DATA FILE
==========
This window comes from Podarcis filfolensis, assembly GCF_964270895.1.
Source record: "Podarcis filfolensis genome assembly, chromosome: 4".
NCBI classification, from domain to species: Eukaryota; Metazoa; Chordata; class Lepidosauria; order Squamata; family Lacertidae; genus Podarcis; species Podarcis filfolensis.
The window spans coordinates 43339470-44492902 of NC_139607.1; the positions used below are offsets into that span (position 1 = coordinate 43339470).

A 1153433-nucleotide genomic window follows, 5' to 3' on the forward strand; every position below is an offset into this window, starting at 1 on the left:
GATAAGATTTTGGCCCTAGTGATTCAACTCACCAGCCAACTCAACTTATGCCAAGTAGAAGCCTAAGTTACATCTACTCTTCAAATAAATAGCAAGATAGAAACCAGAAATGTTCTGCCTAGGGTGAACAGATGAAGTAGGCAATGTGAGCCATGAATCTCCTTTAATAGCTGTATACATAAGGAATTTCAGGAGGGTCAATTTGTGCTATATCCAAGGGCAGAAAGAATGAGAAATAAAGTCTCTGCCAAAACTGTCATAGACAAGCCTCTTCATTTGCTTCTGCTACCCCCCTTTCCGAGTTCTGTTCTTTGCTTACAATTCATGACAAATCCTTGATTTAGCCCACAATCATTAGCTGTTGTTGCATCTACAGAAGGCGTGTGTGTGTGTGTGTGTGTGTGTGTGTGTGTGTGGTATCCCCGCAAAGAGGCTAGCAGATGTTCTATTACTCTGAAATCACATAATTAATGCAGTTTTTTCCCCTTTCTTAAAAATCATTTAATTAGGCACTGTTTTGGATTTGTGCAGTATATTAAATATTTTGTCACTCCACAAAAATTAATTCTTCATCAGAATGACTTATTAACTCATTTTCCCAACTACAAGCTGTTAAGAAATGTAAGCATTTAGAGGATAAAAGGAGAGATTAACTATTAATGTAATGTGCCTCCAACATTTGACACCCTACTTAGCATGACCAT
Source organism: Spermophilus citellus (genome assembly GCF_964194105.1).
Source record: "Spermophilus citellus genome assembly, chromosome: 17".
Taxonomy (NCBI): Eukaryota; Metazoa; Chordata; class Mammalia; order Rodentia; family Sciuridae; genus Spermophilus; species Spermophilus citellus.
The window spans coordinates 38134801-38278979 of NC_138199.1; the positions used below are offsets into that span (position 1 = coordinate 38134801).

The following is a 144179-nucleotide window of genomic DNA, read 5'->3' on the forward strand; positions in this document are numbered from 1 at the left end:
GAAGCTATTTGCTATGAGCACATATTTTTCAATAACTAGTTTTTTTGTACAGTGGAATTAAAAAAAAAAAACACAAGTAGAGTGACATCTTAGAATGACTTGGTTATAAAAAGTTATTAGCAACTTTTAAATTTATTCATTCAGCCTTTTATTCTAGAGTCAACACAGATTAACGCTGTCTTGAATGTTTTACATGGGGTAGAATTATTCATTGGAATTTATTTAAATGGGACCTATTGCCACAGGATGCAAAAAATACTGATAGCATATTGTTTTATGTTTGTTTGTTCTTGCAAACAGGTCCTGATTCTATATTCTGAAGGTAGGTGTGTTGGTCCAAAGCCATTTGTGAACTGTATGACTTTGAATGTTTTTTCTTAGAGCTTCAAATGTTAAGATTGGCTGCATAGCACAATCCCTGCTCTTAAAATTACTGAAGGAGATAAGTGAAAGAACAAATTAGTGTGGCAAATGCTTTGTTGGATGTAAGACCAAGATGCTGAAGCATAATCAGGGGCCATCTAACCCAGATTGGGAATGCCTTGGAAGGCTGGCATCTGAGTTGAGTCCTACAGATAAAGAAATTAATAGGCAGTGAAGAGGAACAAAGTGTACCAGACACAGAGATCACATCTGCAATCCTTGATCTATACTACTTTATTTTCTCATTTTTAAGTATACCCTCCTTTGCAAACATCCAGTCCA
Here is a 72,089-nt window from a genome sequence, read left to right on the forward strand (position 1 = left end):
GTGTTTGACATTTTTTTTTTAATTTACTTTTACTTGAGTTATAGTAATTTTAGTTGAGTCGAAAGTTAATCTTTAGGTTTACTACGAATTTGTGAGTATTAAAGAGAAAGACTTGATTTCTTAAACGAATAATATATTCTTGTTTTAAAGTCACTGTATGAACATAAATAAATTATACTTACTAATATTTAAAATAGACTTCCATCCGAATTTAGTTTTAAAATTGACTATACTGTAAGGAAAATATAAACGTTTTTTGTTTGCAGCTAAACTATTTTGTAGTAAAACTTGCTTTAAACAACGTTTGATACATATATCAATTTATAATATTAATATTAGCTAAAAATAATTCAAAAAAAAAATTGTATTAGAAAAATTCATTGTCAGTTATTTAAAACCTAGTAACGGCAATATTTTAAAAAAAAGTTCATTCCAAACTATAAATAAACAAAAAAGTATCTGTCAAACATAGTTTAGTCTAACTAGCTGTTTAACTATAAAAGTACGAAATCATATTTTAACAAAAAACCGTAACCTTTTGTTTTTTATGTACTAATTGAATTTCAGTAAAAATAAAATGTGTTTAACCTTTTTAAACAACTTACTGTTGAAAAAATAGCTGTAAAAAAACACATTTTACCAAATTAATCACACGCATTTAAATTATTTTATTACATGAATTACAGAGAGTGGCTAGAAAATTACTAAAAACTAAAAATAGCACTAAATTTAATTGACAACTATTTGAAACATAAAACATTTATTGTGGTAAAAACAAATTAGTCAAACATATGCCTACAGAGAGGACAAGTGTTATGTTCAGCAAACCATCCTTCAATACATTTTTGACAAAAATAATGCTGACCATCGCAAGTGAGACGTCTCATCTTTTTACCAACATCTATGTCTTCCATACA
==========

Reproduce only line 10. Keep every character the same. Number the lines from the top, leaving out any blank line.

The window spans coordinates 38134801-38278979 of NC_138199.1; the positions used below are offsets into that span (position 1 = coordinate 38134801).